Our paper Measuring the Cost of Cybercrime sets out to debunk the scaremongering around online crime that governments and defence contractors are using to justify everything from increased surveillance to preparations for cyberwar. It will appear at the Workshop on the Economics of Information Security later this month. There’s also some press coverage.
Last year the Cabinet Office published a report by Detica claiming that cybercrime cost the UK £27bn a year. This was greeted with derision, whereupon the Ministry of Defence’s chief scientific adviser, Mark Welland, asked us whether we could come up with some more defensible numbers.
We assembled a team of experts and collated what’s known. We came up with a number of interesting conclusions. For example, we compared the direct costs of cybercrimes (the amount stolen) with the indirect costs (costs in anticipation, such as countermeasures, and costs in consequence such as paying compensation). With traditional crimes that are now classed as “cyber” as they’re done online, such as welfare fraud, the indirect costs are much less than the direct ones; while for “pure”cybercrimes that didn’t exist before (such as fake antivirus software) the indirect costs are much greater. As a striking example, the botnet behind a third of the spam in 2010 earned its owner about $2.7m while the worldwide costs of fighting spam were around $1bn.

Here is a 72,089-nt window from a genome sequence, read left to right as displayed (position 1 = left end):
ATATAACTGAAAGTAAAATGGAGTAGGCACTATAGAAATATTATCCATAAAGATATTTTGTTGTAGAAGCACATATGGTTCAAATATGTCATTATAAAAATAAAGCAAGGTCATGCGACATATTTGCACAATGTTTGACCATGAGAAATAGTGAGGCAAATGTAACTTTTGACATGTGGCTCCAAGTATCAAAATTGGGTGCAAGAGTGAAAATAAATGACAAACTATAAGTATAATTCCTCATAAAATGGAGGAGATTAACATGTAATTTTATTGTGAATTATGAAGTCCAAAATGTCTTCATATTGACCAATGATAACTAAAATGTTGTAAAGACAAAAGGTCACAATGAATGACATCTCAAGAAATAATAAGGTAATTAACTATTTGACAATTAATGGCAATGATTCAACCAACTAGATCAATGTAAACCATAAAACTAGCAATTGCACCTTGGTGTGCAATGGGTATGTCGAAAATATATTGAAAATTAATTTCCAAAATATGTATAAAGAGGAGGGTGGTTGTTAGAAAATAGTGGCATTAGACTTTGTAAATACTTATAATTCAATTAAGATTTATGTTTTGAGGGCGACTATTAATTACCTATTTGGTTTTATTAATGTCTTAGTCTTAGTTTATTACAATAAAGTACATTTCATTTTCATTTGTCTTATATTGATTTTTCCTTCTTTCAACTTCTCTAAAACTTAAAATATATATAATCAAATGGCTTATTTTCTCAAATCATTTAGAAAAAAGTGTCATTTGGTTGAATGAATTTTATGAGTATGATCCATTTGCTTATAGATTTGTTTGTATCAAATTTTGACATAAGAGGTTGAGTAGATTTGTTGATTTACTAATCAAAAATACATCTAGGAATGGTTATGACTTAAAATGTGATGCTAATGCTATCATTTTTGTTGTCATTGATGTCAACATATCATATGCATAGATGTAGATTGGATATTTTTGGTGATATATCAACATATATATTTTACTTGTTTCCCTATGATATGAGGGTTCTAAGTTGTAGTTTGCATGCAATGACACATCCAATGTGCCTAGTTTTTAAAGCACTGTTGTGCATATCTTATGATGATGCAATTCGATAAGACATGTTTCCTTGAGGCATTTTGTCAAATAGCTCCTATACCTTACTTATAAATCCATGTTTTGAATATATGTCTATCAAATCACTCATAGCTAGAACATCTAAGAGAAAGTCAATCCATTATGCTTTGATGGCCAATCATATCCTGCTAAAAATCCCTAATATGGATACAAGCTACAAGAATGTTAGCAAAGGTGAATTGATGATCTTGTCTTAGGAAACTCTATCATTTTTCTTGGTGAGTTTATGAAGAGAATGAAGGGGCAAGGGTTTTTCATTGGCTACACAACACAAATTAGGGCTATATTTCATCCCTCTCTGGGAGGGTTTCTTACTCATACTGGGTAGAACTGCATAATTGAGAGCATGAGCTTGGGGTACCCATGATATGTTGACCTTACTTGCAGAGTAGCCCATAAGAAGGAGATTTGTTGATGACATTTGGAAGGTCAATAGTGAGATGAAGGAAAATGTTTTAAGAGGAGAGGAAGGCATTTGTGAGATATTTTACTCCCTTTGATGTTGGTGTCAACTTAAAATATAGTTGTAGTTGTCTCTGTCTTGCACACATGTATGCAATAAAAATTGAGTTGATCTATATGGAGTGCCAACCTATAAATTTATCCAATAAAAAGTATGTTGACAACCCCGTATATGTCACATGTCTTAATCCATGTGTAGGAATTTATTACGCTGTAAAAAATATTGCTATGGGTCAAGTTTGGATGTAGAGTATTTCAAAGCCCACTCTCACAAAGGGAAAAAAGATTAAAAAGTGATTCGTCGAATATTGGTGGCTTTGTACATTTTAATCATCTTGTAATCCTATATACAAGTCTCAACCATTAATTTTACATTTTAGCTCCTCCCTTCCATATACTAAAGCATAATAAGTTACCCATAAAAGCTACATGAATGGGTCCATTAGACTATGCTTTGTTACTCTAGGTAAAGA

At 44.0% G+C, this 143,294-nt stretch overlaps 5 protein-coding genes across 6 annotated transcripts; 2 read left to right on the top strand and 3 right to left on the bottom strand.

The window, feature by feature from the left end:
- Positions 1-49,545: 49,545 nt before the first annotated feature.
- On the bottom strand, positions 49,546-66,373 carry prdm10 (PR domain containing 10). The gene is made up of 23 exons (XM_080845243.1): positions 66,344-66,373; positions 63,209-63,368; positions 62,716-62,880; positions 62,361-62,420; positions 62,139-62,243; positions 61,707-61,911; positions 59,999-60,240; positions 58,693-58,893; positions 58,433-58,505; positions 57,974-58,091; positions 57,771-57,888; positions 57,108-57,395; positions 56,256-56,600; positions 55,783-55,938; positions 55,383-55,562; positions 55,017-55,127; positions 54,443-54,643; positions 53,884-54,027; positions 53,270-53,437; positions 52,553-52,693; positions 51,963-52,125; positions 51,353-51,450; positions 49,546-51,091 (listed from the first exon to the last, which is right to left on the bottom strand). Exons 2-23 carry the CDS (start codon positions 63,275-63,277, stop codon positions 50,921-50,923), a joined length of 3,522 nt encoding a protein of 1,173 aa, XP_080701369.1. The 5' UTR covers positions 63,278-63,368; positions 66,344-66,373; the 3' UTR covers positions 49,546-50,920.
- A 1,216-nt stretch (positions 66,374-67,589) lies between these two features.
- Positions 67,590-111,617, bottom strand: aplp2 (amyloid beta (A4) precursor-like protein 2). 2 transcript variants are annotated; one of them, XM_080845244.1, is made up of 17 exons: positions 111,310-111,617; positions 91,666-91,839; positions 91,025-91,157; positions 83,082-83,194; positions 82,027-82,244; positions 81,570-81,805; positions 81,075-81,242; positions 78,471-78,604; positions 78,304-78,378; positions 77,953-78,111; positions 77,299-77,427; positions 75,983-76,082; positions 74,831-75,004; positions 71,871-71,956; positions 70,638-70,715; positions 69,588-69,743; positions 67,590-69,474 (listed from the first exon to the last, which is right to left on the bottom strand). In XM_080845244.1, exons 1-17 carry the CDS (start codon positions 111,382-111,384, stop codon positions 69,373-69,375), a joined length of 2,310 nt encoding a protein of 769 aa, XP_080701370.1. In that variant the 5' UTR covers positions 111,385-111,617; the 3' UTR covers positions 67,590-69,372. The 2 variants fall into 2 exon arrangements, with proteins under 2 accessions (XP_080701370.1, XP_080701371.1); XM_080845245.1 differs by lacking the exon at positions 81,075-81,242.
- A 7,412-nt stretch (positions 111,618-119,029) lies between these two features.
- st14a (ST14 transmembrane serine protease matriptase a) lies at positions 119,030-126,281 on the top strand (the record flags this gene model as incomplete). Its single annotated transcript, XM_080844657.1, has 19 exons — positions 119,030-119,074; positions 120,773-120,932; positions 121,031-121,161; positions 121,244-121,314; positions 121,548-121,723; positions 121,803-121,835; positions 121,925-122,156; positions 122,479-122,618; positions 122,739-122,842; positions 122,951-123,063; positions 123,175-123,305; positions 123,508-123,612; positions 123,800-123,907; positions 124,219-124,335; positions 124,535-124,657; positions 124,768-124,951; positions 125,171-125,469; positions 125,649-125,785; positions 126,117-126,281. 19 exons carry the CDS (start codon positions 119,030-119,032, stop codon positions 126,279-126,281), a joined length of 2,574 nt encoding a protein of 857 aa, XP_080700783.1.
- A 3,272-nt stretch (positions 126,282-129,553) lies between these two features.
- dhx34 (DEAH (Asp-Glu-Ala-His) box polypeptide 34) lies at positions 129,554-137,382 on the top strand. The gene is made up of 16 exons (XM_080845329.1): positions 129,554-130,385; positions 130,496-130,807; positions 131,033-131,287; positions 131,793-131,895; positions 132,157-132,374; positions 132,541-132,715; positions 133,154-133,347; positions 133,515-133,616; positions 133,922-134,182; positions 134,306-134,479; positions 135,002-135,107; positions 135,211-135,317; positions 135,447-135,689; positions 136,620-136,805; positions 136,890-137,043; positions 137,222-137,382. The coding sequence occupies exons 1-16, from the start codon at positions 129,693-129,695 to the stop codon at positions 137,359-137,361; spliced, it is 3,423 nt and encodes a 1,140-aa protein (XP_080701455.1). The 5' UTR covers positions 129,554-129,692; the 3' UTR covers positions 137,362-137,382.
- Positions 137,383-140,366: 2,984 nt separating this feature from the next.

Some of the reasons for this are already well-known; traditional crimes tend to be local, while the more modern cybercrimes tend to be global and have strong externalities. As for what should be done, our research suggests we should perhaps spend less on technical countermeasures and more on locking up the bad guys. Rather than giving most of its cybersecurity budget to GCHQ, the government should improve the police’s cybercrime and forensics capabilities, and back this up with stronger consumer protection.